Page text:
The Pittsburgh Analytical Chemistry Award will be presented to Raoul Kopelman, Richard Smalley Distinguished University Professor of Chemistry, Physics, Biophysics, Biomedical Engineering & Applied Physics at the University of Michigan, Ann Arbor.
Lingjun Li, associate professor of pharmaceutical sciences and chemistry at the University of Wisconsin, Madison, will accept the Pittsburgh Conference Achievement Award.
Howard Mark, president of Mark Electronics, will take home the Williams Wright Award.
The Bomem-Michelson Award will be presented to Isao Noda, scientist at Procter & Gamble, Cincinnati.
The Dal Nogare Award will go to Janusz Pawliszyn, professor of chemistry at the University of Waterloo, in Ontario.
Richard P. Van Duyne, Charles E. & Emma H. Morrison Professor of Chemistry at Northwestern University, will receive the Charles N. Reilley Award.
B. Jill Venton, assistant professor of chemistry at the University of Virginia, will receive the Young Investigator Award.
Nominations are also being solicited for four of next year’s Pittcon awards.
Pittsburgh Spectroscopy Award. This award honors outstanding contributions in the field of applied spectroscopy. Nominations are due by April 30. For more information, visit the Spectroscopy Society of Pittsburgh’s website at ssp-pgh.org.
Ralph N. Adams Award in Bioanalytical Chemistry. The prize, which includes a cash award and travel expenses, recognizes significant contributions to the field of bioanalytical chemistry, broadly defined. The recipient will have introduced a significant technique, theory, instrument, or application important to the life sciences and will have also provided an exceptional environment to educate bioanalytical chemists. Nominations are due by April 30.
Pittsburgh Conference Achievement Award. This award is presented annually at Pittcon to recognize outstanding achievements in analytical chemistry and/or applied spectroscopy. To be eligible for the 2012 award, nominees must have completed their Ph.D. on or after March 1, 2001. Nominations are due by April 10.
Pittsburgh Analytical Chemistry Award. This honor recognizes significant contributions to the field of analytical chemistry, including the introduction of a significant technique, theory, or instrument and the provision of exceptional training or a fertile environment for progress in analytical chemistry. The award includes a cash prize and travel costs to the meeting. Nominations are due by April 29.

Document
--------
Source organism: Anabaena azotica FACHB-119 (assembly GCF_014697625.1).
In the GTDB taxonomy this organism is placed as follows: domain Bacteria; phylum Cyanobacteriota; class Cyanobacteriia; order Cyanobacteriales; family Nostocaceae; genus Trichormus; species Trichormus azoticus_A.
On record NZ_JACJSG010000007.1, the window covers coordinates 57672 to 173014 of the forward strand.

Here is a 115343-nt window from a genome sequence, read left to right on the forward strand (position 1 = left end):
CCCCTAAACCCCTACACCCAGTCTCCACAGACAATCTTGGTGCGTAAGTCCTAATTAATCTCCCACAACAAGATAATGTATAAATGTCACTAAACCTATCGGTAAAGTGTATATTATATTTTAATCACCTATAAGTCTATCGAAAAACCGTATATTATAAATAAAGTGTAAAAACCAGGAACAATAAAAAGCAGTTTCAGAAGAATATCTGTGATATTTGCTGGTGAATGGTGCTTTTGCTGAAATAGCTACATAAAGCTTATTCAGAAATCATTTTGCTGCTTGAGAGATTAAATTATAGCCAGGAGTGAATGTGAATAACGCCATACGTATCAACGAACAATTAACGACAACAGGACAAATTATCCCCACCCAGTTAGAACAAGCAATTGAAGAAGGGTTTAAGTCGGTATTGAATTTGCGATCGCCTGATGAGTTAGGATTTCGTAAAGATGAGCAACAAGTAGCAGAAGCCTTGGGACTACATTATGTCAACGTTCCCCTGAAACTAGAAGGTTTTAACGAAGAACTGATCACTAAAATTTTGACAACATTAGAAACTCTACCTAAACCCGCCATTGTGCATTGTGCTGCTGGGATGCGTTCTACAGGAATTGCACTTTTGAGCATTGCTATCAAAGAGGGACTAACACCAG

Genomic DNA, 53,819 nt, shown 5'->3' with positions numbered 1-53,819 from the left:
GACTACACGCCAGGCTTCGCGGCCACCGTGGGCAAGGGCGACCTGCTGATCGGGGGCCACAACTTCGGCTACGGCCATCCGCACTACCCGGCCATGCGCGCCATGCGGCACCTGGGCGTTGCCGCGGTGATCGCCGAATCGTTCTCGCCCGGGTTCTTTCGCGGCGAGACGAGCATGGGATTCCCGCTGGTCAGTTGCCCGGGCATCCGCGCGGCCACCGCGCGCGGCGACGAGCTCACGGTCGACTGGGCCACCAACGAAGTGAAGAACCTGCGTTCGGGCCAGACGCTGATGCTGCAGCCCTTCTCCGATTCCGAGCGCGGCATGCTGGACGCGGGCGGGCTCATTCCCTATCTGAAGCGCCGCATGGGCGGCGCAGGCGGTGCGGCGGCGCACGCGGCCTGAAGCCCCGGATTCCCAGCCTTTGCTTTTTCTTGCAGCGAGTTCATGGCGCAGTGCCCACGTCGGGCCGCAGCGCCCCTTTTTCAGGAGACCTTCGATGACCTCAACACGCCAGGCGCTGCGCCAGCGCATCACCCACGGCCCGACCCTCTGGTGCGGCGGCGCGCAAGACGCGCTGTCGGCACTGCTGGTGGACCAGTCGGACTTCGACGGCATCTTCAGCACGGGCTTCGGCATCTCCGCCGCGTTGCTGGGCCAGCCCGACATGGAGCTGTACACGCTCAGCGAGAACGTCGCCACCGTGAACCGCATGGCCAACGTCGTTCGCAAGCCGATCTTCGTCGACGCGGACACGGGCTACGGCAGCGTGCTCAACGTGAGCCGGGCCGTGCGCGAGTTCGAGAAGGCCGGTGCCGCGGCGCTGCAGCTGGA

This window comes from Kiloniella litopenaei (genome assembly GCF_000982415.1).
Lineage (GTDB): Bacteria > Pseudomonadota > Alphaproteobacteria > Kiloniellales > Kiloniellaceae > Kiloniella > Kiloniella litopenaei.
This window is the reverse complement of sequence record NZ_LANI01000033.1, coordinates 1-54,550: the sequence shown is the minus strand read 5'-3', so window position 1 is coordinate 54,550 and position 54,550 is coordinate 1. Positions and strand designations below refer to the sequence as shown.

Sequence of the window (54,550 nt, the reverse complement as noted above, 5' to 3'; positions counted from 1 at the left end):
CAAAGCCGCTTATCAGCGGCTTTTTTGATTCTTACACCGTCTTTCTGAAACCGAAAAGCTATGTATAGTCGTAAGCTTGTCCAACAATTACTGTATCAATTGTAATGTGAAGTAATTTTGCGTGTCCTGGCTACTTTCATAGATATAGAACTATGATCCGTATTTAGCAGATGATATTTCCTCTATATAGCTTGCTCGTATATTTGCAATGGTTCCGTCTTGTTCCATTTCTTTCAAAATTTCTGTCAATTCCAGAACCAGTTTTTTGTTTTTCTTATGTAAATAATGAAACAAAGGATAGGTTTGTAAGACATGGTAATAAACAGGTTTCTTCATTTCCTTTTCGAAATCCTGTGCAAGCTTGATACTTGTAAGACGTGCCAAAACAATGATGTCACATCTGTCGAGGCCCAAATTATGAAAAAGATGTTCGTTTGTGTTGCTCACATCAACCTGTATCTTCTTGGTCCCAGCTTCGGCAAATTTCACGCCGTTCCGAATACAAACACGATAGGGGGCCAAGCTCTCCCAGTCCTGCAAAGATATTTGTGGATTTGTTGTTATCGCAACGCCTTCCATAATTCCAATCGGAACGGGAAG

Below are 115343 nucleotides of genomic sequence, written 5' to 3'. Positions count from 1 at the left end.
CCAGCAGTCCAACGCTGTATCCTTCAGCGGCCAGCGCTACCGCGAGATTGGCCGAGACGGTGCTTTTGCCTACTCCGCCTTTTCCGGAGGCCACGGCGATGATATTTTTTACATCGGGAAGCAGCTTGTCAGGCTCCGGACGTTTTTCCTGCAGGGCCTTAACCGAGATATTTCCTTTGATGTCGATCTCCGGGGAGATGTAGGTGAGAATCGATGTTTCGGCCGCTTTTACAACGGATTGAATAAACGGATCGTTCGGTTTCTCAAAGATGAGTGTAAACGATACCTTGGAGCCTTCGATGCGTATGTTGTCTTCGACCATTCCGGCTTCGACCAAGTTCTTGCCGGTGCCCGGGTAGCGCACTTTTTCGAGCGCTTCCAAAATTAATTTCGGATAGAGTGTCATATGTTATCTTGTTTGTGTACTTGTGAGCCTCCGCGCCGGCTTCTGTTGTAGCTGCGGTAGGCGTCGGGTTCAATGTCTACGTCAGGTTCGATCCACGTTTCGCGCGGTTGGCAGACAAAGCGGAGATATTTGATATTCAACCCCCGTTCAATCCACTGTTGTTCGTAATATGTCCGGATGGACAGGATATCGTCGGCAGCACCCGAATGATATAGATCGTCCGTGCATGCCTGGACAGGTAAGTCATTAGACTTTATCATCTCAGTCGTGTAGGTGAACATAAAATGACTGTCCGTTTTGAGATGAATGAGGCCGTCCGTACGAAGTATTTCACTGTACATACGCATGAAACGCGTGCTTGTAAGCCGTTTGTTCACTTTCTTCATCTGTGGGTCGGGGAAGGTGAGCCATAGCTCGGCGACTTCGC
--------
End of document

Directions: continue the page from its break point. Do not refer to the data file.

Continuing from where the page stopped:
EMPLOYMENT. Pittcon offers a free Employment Bureau service during the meeting. The bureau provides a venue for candidates to review active job openings and for employers to review candidate credentials and résumés. To qualify for this service, a participant must be registered either as a conferee or as an exhibitor for Pittcon 2011 and must also register as either a candidate or an employer. Candidates and employers are highly encouraged to register for the Employment Bureau before March 13.
Candidates should bring printed résumés and a mobile e-mail-receiving device. The Employment Bureau will be located in the Thomas B. Murphy Ballroom at the convention center. Further details about the Employment Bureau can be found at www.pittcon.org/attendees/employment.php.
Chemical & Engineering News and Pittcon are sponsoring a Career & Employment Seminar on March 13. Topics addressed will include employment trends, how to work with a headhunter, successful job search strategies, how to interview successfully, and tips on writing an effective résumé and curriculum vitae.
SHORT COURSES. The Pittcon 2011 Short Course Program will consist of 148 courses in areas including pharmaceuticals, biomedical and other life sciences, physical and analytical techniques, computer and environmental applications, quality assurance, laboratory management, instrumentation, process control, chemometrics, and nanotechnology. Further details can be found at www.pittcon.org/short/index.php. Registration fees range from $325 for half-day courses to $1,275 for two-day courses.
- Chemical & Engineering News
- ISSN 0009-2347
- Copyright © American Chemical Society